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Time for honoring, remembering heroes

Time for honoring, remembering heroes
Time for honoring, remembering heroes
Harrison Superior Court Judge Roger D. Davis delivers a speech Saturday morning at Cedar Hill Cemetery in Corydon. Photo by Jo Ann Spieth-Saylor (click for larger version)

Many Harrison Countians spent Memorial Day weekend like those across the nation: remembering those who have served their country.
On Saturday morning, Old Capitol VFW Post 2950 in Corydon conducted a service at Cedar Hill Cemetery in front of a memorial to all veterans that was dedicated a few years ago, while, in Elizabeth, residents had a parade and service on Monday.
The Rev. Don Hileman, pastor at Byrneville Community of Christ Church, took time before giving the invocation Saturday at Cedar Hill to publicly recall two friends of his ‘ Randall Duvall Jr. and Dale A. Lash ‘ who served in the military. Lash died in Vietnam.
‘We dedicate this program to these people and people like them,’ Hileman prayed. ‘Remember the purpose we’re gathered here.’
Charlene Wilkerson sang the national anthem before the guest speaker, Harrison Superior Court Judge Roger D. Davis, came to the podium.
Davis reminded those gathered in the cemetery that Memorial Day was initially established as Decoration Day on May 5, 1868, and Major Gen. John Logan declared it should be observed on May 30. Then, in 1971, it was declared a national holiday.
Dog tags, the oath of enlistment, code of conduct and terrorism were covered in Davis’ speech.
He said that dog tags were issued to soldiers following the Civil War, when only 58 percent of those killed in action were positively identified. The tags, designed after dog licensing laws requiring dogs to wear a collar with the owner’s name and license number, were issued to soldiers by the time the United States entered World War I in 1917. The tags, two per soldier, were hand-stamped with their name, rank, serial number, unit and religion.
‘Every service member has taken an oath beginning with the Continental Army,’ Davis said. ‘The first constitutional oath in 1789 was very similar to the one used today. It has only changed once, in 1960.’
Davis read a few lines from the Code of Conduct for members of the U.S. Armed Forces, which include:
‘I am an American, fighting in the forces which guard my country an our way of life. I am prepared to give my life in their defense.’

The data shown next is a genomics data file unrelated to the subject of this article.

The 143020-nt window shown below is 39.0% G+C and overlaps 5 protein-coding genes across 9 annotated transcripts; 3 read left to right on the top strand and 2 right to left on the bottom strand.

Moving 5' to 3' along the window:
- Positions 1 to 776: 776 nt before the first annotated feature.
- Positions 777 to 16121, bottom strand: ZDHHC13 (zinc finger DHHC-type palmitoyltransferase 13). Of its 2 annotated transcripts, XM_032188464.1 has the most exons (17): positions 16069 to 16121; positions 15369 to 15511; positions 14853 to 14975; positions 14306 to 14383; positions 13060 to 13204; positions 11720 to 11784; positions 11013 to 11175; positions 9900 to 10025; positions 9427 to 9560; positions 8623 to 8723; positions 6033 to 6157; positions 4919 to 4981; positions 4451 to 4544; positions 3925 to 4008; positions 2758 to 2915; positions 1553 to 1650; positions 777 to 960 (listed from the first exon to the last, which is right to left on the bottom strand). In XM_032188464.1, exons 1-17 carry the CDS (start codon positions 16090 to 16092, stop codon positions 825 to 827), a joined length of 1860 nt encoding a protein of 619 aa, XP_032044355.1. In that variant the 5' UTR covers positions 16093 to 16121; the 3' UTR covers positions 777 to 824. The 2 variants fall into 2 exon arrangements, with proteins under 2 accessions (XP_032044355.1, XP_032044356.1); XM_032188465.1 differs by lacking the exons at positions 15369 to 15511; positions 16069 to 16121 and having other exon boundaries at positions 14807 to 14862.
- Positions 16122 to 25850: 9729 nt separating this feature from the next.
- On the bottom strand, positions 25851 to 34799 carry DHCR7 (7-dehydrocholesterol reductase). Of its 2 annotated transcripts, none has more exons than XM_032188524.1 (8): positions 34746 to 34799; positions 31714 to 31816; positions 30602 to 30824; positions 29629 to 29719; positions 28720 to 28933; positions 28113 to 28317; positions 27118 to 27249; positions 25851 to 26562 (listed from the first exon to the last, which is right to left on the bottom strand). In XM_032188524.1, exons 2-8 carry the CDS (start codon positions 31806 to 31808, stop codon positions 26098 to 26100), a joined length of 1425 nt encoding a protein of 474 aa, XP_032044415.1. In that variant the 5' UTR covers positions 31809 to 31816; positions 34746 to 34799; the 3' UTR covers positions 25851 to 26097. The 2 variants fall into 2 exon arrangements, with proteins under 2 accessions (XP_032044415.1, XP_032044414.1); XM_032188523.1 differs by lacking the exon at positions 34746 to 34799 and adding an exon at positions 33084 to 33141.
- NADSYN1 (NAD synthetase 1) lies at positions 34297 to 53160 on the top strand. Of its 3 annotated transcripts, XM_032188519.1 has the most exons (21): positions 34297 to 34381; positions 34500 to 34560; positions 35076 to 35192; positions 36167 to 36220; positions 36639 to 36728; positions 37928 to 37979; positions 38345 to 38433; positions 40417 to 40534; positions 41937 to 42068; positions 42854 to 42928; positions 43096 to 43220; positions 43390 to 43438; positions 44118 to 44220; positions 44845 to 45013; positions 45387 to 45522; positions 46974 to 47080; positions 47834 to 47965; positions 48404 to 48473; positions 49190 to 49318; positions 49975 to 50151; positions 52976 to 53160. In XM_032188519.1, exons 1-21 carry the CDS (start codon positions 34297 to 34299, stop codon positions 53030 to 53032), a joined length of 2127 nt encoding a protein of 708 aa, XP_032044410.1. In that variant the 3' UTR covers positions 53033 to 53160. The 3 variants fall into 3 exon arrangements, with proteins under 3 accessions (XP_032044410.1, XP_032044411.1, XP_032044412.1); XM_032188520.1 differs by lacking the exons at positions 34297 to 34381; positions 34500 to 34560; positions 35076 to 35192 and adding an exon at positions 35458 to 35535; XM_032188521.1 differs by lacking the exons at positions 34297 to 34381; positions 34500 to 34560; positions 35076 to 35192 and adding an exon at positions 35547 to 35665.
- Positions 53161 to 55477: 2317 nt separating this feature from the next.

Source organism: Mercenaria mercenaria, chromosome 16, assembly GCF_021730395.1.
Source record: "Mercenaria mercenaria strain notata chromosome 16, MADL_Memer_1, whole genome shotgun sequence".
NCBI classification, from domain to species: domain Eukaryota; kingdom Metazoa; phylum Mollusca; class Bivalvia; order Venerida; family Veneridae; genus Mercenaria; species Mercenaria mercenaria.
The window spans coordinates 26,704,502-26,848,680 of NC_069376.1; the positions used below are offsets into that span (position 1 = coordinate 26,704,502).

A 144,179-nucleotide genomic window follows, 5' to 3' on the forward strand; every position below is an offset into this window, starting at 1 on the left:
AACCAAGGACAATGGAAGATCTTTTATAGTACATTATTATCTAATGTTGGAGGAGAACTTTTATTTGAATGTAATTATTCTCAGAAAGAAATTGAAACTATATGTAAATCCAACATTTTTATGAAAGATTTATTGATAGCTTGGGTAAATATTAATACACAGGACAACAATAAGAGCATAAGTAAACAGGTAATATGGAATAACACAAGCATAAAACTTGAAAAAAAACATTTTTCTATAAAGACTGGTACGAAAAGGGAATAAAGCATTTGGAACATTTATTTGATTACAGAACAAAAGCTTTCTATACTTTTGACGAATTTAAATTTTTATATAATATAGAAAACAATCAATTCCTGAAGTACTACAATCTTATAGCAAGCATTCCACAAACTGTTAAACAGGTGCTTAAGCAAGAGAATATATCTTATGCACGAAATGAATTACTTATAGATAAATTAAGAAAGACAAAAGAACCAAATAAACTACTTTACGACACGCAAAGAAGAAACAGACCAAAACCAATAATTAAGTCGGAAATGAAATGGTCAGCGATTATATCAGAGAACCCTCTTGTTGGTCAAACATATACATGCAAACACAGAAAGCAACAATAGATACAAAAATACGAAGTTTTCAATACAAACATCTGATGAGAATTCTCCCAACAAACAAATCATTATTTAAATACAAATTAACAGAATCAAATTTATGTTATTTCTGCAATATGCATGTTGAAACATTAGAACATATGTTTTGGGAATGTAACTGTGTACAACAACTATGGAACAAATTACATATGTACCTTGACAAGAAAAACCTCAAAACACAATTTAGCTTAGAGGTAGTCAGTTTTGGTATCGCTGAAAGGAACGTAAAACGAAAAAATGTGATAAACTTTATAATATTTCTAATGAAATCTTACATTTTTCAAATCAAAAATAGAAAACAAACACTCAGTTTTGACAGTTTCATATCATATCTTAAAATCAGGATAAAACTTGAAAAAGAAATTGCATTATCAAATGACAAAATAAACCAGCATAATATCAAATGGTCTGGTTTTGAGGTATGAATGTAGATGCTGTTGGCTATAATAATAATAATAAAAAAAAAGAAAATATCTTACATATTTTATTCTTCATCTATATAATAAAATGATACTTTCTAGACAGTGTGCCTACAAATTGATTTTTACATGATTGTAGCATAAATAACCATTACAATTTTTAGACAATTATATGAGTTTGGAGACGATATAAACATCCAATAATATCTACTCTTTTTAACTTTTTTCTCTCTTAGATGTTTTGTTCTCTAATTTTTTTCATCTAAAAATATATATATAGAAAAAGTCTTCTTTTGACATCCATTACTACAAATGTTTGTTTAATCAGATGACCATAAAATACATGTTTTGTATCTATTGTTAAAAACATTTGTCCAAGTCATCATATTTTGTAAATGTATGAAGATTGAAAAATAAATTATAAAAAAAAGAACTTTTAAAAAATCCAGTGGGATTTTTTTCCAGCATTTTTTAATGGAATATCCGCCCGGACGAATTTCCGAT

Davis said, ‘Men and women of the armed services protect us and our way of life and are prepared to give their life for our country.’
He touched briefly on the existence of evil people.
‘Fortunately, there are relatively few,’ he said. ‘We should make every effort to avoid violence and war. However, in some very limited circumstances, we find we have no choice.
‘In those circumstances, men and women committed to support and defend and give their lives are there for us,’ he said.
Referring to last month’s killing of Osama bin Laden, Davis said the ‘world is a better place’ as a result of the Commander in Chief’s orders to conduct the mission.
‘The inscription on the World War II memorial is fitting: ‘Here we mark the price of freedom’,’ Davis concluded.
The names of those from Harrison County who made the ultimate sacrifice were read before the VFW post gave a 21-gun salute.
Elizabeth celebrates Memorial Day
Many of the floats in the Elizabeth parade Monday were decked out with American flags. Several of the spectators took up vantage points in the shade, and the snow-cone booth, as well as the South Central Rebels cheerleaders, were busy selling items designed to help those seeking to beat the heat.
Bob Walsh served as emcee as entries made their way west along S.R. 11 to the town’s four-way. For a non-election year, children had plenty of candy to scoop up as it was tossed by many of those in the parade.
Following the parade, members of the Hornickle American Legion post conducted a ceremony at Rose Hill Cemetery.
Lee Cable of Elizabeth talked about this year’s honored veteran, the Rev. Richard (Dick) Goodwin, who served as a corpsman in Vietnam.
‘Most of the people you see down here today have been involved with this event for the last 16 years, giving their time and effort to make this a program the community can be proud of, by going that extra mile to honor those who gave so much, and many who, like Dick, are still giving,’ Cable said. ‘Dick has led this program since its beginning, and I, for one, miss that leadership here today.’
Goodwin had already been a Navy Hospital Corpsman for more than five years and a was second-class petty officer when he served in Vietnam from 1967 to 1968.
‘He was assigned to the 1st Battalion 9th Marines, known throughout the Marine Corps as the ‘Walking Dead’,’ Cable said, ‘when the unit was under siege at Con Thien, known as the Hill of Angels.’
During the tour, Goodwin had to send home 137 Marines in body bags. The only reason he agreed to let Cable tell his story was to allow people to know that war is brutal. ‘It destroys young men in many ways, and there is no getting past the effects it has on survivors,’ Goodwin told Cable.
Goodwin, who serves as a chaplain for the Harrison County Sheriff’s Department, gave his last sermon Sunday as pastor at the Presbyterian Church of the Convenant near Elizabeth; he is now retired.
‘Dick has told me more than once that he doesn’t want to be considered a hero,’ Cable said. ‘But that’s not up to him. We, the people of this community, do the deciding about heroes around here, and he’s certainly one of ours.’
Photos from Corydon service
Photos from Elizabeth parade

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